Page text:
No Time to Die (aka Bond 25) review by Mark McPherson - Cinema Paradiso
James Bond has certainly gone through a lot of changes with the Daniel Craig run. We saw a much sterner approach to the business of spy missions in Casino Royale. We saw that bitterness at losing the girl carry over into Quantum of Solace, establishing more of a serialized nature for this series of films. We saw his organization undergo some massive restructuring in Skyfall, where key characters would bite the dust. Spectre, sadly, was more of a return to form as Bond beats back on Blofeld. Thankfully, No Time To Die pulls out just a few more subversions before Craig bows out of the Bond title.
The film picks up where the last one left off with Bond trying to go on a romantic getaway with Madeleine Swann (Léa Seydoux). Their vacation is cut short when Bond finds himself still being targeted by Spectre despite having successfully imprisoned the leader of Blofeld. Keen enough to notice the pattern, Bond decides to ditch his entire lifestyle. The secret agent missions, the loyalty to queen and country, and the romance with a girl who will most certainly die or split at some point. Bond rejects the title 007.
Naturally, since this happens early in the film, Bond finds that he can’t stay away forever. There’s a three-way battle underway between MI6, Spectre, and some unknown terrorists that is resulting in conspiracies and double-crosses. This is clearly a mission for the man with the most quotable name delivery, even though he no longer works for MI6. Of course, Bond can’t run from the past and, unlike previous Bond pictures, this bitter past is addressed and tackled head-on as Bond goes on another adventure.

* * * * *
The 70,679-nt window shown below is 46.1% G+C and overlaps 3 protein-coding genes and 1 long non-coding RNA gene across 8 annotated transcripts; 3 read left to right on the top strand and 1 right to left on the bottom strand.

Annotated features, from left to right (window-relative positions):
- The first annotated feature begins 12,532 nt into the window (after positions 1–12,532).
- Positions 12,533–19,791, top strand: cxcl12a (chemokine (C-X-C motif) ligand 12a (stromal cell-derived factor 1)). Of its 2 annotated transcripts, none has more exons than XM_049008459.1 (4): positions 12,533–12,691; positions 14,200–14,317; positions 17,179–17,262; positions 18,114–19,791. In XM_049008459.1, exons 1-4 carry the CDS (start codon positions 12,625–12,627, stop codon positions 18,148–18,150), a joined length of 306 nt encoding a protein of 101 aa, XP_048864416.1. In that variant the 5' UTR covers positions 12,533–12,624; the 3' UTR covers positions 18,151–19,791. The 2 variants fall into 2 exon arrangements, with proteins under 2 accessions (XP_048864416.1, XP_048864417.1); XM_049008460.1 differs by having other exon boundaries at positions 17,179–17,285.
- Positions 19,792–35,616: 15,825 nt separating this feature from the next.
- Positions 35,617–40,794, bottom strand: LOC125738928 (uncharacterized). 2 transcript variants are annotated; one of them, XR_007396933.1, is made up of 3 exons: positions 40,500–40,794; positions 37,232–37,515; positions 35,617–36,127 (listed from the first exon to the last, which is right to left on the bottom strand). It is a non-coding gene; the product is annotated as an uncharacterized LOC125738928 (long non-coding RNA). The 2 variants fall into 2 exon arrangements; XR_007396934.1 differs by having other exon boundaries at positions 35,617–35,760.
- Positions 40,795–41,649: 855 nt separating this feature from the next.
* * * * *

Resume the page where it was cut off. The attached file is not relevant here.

For the more traditional Bond fans, relax, all the familiar tropes are still here. Bond still gets into thrilling stunts, as when he races around the crowded corners of a mountain town with a motorcycle, making ridiculously dangerous jumps. The toys are back once more as Bond’s indestructible car lays waste to Spectre hostiles with its headlight-hidden miniguns. There’s a one-shot Bond girl as well (Ana de Armas) who looks good in a dress. Though she does more butt-kicking than making out with Bond. In fact, their meet-cute situation doesn’t lead to a sex scene.
So, yes, this is perhaps the most subversive of Bond films but that’s kinda been the march of the Craig era thus far. Traits that were once disposable in Bond movies have now become part of a long-running narrative. Remember that girl who bit the dust in the first Craig Bond movie of Casino Royale? He hasn’t forgotten her and that death still haunts him about the future the spy can have. Remember Blofeld from Spectre? His presence still lingers and plays an important role in Bond’s return for vengeance. Nobody is safe either as returning characters may not survive every dangerous encounter.
The most controversial call may be Bond’s replacement for Nomi (Lashana Lynch). She takes on the title of 007 and treats Bond’s departure with bitterness, filling shoes that were once that of the greatest spy in MI6. Nomi slyly states that MI6 wouldn’t just retire a number and it is just a number as the two of them later admit when they learn to work with each other. Also, Bond gets the title back soon after so calm down, Bond traditionalists.
The weakest part of the picture is by far the villain. Rami Malek tries his best to play a terrorist mastermind who specializes in bioweapons and seems to take inspiration from the Japanese. But he can’t do much when his character is only meant to calmly ramble in simple villain platitudes of cleansing the world and getting rid of the evils that he deems as such. Bond at one point states that the villain is just one in a long line of angry men. In the Bond villain line, he’s seated more towards the back, perhaps behind that dude who wanted to manipulate the media in Tomorrow Never Dies.
No Time To Die does have just enough twists to warrant a fitting end for Bond. Enough risks are taken so that it’s more than just the same old James Bond movie. However, so much of it comes so boldly telegraphed that it’s almost predictable where the somber finale is headed towards. It’s a solid James Bond movie in this regard and is sure to occupy the middle portion of everyone’s list on the best of the Craig era for the iconic spy character.